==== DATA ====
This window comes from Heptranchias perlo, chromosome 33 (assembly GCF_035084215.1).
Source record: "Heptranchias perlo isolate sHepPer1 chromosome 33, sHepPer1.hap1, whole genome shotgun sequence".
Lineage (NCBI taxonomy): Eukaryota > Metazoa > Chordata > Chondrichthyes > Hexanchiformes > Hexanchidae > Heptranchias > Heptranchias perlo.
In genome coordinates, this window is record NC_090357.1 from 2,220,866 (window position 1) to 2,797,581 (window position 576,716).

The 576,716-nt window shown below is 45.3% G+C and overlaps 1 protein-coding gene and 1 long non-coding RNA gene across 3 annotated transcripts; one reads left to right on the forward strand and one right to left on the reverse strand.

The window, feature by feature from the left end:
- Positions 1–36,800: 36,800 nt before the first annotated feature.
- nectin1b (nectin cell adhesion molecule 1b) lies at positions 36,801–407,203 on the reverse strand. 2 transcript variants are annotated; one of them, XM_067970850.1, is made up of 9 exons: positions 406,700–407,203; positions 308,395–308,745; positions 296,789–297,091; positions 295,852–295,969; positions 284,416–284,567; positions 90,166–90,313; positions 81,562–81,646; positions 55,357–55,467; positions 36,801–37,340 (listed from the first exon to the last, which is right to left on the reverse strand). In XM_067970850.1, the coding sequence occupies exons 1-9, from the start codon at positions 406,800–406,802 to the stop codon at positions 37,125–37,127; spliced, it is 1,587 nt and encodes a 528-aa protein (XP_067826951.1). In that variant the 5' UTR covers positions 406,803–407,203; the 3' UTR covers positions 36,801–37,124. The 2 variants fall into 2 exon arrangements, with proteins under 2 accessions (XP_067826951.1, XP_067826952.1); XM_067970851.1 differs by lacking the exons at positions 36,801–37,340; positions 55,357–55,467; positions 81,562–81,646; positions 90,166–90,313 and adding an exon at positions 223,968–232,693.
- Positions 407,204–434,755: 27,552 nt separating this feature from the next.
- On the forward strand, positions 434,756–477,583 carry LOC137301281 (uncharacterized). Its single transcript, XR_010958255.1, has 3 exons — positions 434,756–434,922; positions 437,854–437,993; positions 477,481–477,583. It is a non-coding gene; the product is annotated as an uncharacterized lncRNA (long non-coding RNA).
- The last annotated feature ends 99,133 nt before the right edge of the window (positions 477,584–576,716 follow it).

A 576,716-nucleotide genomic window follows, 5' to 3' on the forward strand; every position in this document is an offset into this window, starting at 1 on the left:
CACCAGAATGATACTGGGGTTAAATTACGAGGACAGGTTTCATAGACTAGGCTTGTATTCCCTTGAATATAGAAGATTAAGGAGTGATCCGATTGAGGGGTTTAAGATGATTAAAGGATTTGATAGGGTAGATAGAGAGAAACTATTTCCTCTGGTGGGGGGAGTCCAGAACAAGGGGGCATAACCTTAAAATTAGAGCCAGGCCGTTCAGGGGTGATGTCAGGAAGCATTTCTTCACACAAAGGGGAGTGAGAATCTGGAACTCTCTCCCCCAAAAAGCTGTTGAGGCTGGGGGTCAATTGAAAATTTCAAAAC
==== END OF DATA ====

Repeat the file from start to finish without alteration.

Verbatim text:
This window comes from Heptranchias perlo, chromosome 33 (assembly GCF_035084215.1).
Source record: "Heptranchias perlo isolate sHepPer1 chromosome 33, sHepPer1.hap1, whole genome shotgun sequence".
Lineage (NCBI taxonomy): Eukaryota > Metazoa > Chordata > Chondrichthyes > Hexanchiformes > Hexanchidae > Heptranchias > Heptranchias perlo.
In genome coordinates, this window is record NC_090357.1 from 2,220,866 (window position 1) to 2,797,581 (window position 576,716).

The 576,716-nt window shown below is 45.3% G+C and overlaps 1 protein-coding gene and 1 long non-coding RNA gene across 3 annotated transcripts; one reads left to right on the forward strand and one right to left on the reverse strand.

The window, feature by feature from the left end:
- Positions 1–36,800: 36,800 nt before the first annotated feature.
- nectin1b (nectin cell adhesion molecule 1b) lies at positions 36,801–407,203 on the reverse strand. 2 transcript variants are annotated; one of them, XM_067970850.1, is made up of 9 exons: positions 406,700–407,203; positions 308,395–308,745; positions 296,789–297,091; positions 295,852–295,969; positions 284,416–284,567; positions 90,166–90,313; positions 81,562–81,646; positions 55,357–55,467; positions 36,801–37,340 (listed from the first exon to the last, which is right to left on the reverse strand). In XM_067970850.1, the coding sequence occupies exons 1-9, from the start codon at positions 406,800–406,802 to the stop codon at positions 37,125–37,127; spliced, it is 1,587 nt and encodes a 528-aa protein (XP_067826951.1). In that variant the 5' UTR covers positions 406,803–407,203; the 3' UTR covers positions 36,801–37,124. The 2 variants fall into 2 exon arrangements, with proteins under 2 accessions (XP_067826951.1, XP_067826952.1); XM_067970851.1 differs by lacking the exons at positions 36,801–37,340; positions 55,357–55,467; positions 81,562–81,646; positions 90,166–90,313 and adding an exon at positions 223,968–232,693.
- Positions 407,204–434,755: 27,552 nt separating this feature from the next.
- On the forward strand, positions 434,756–477,583 carry LOC137301281 (uncharacterized). Its single transcript, XR_010958255.1, has 3 exons — positions 434,756–434,922; positions 437,854–437,993; positions 477,481–477,583. It is a non-coding gene; the product is annotated as an uncharacterized lncRNA (long non-coding RNA).
- The last annotated feature ends 99,133 nt before the right edge of the window (positions 477,584–576,716 follow it).

A 576,716-nucleotide genomic window follows, 5' to 3' on the forward strand; every position in this document is an offset into this window, starting at 1 on the left:
CACCAGAATGATACTGGGGTTAAATTACGAGGACAGGTTTCATAGACTAGGCTTGTATTCCCTTGAATATAGAAGATTAAGGAGTGATCCGATTGAGGGGTTTAAGATGATTAAAGGATTTGATAGGGTAGATAGAGAGAAACTATTTCCTCTGGTGGGGGGAGTCCAGAACAAGGGGGCATAACCTTAAAATTAGAGCCAGGCCGTTCAGGGGTGATGTCAGGAAGCATTTCTTCACACAAAGGGGAGTGAGAATCTGGAACTCTCTCCCCCAAAAAGCTGTTGAGGCTGGGGGTCAATTGAAAATTTCAAAAC